The stores are already filled with ornaments and decorations that feature a man with a big white beard, dressed all in red. He might have children with him, or a bag of toys. There might be Christmas trees in the background. There might be elves. Who is this man? How can you tell if he’s the real St. Nicholas?
Symbols of the real St. Nicholas
In an Orthodox icon, St. Nicholas will be wearing a bishop’s stole (omophorion if you speak Greek, pallium if you prefer Latin). He’ll hold a Gospel in his left hand, and his right hand will be raised in blessing. He’ll usually have white hair, a neatly trimmed beard, and a receding hairline. And he’ll be bare-headed. Some people say that he has a bare head because his miter was taken away after he slapped Arius. But St. John Chrysostom, St. Basil the Great, and other bishop-saints are typically shown bare-headed as well, and they never had their miters taken from them.
And, of course, his name will be written on the icon. That’s a necessary element of an Orthodox icon. Because church imagery in the Western church tended towards statues, they don’t have the same custom. In Western art, as far as I can see, he’s always shown with a miter and crozier, and often with the Gospel as well. But the stole and Gospel and miter and crozier only tell you that the image is a bishop.
Other elements in the image signify that this bishop is St. Nicholas. Usually, these other elements reference well known stories from the life of the saint.
Three gold balls
For example, if you see a bishop-saint holding three gold balls on top of his closed Gospel book, it’s St. Nicholas. The balls can also be on his lap, on the ground, or anywhere else in the image. Wherever you find them, these balls represent the three bags of gold that St. Nicholas gave to the widower’s three daughters. They’re also the reason that pawnbrokers use three gold balls in their signs, and why parents put oranges in children’s stockings.
Sometimes, instead of the gold balls, you’ll see St. Nicholas with the three girls or young women. Like the three gold balls, the three young women are there to remind you of the story of the widower’s daughters.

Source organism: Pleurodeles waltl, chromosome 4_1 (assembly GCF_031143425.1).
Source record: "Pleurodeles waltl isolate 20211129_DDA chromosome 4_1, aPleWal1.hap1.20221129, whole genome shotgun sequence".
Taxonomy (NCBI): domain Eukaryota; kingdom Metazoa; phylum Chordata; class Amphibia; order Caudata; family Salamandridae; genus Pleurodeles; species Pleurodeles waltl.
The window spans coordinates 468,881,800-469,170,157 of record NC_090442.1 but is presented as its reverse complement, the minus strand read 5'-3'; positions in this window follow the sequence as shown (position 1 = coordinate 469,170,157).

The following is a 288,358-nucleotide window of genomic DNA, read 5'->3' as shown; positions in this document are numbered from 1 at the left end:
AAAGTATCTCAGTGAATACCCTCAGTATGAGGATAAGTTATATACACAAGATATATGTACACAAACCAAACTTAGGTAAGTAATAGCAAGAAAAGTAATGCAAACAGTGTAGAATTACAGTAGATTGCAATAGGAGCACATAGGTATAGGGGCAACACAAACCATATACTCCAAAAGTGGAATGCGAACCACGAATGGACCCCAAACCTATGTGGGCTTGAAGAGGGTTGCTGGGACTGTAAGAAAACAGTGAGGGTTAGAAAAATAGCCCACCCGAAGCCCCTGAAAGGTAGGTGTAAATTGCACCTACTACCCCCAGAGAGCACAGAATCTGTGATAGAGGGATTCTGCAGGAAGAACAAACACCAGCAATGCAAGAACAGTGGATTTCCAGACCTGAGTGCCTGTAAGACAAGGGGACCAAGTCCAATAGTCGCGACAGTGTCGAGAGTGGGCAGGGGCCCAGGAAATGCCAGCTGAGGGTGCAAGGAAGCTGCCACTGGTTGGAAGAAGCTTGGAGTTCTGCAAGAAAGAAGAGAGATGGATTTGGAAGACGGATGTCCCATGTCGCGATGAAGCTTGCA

If the image includes three boys or three young men, the artist meant you to think of other stories. If the boys are in a barrel or tub, it’s a reference to a legend in which St. Nicholas saves three boys who had been butchered by an evil innkeeper. If the boys are a bit older, the image is telling the story of the three innocent men that St. Nicholas saved from execution.
Anchors and ships
There are many stories of St. Nicholas saving sailors from storms, so there are also many icons and other images showing St. Nicholas with a ship foundering in a storm. He might be on the ship manning the sails, or walking on or flying over the water. Occasionally, though, the reference is more subtle – an anchor, a small ship in the background, or a child holding a toy ship. In any case, a bishop with a ship is almost certainly the real St. Nicholas.
Sheaves of wheat
Sometimes you’ll see images of St. Nicholas with sheaves of wheat. These may represent the many times that St. Nicholas delivered people from famine. But since the images are mostly from Ukraine, I suspect they’re related to the Ukrainian custom of bringing sheaves of wheat into the house on Christmas eve.
Learn about the real St. Nicholas using The Saint Nicholas Day Snow
When you have a lavishly illustrated book like The Saint Nicholas Day Snow, you and your children will want to spend as much time with the illustrations as you do with the story.
Every spread in The Saint Nicholas Day Snow includes, on the left-hand page, an image of St. Nicholas as he was known and loved at a particular place and time. On the same page is the image of a church from around the same place and time. (Sometimes the image is actually from that church!)
Spend some time talking with your children about the different ways you might recognize an image as the real St. Nicholas. Then look through the book, focusing on the images of St. Nicholas. Which symbols are incorporated into each image?
Some of the images don’t include any of the usual symbols. These images may be details from larger works, or they may be so old that the symbolism hadn’t yet solidified. If you don’t see any of the expected symbols, how would you know that the image was St. Nicholas?
St. Nicholas on Charlotte’s blog: Browse through stories from the life of St. Nicholas, along with crafts and activities celebrating this favorite saint.
Vasily and the Dragon: A review: St. Nicholas is a minor, but essential, character in this Russian folk tale.
The Baker’s Dozen: A review: In this American folk tale, a baker learns a lesson about generosity.
For even more information about the real St. Nicholas, be sure to visit The St. Nicholas Center. It’s a comprehensive online resource to everything related to our beloved saint!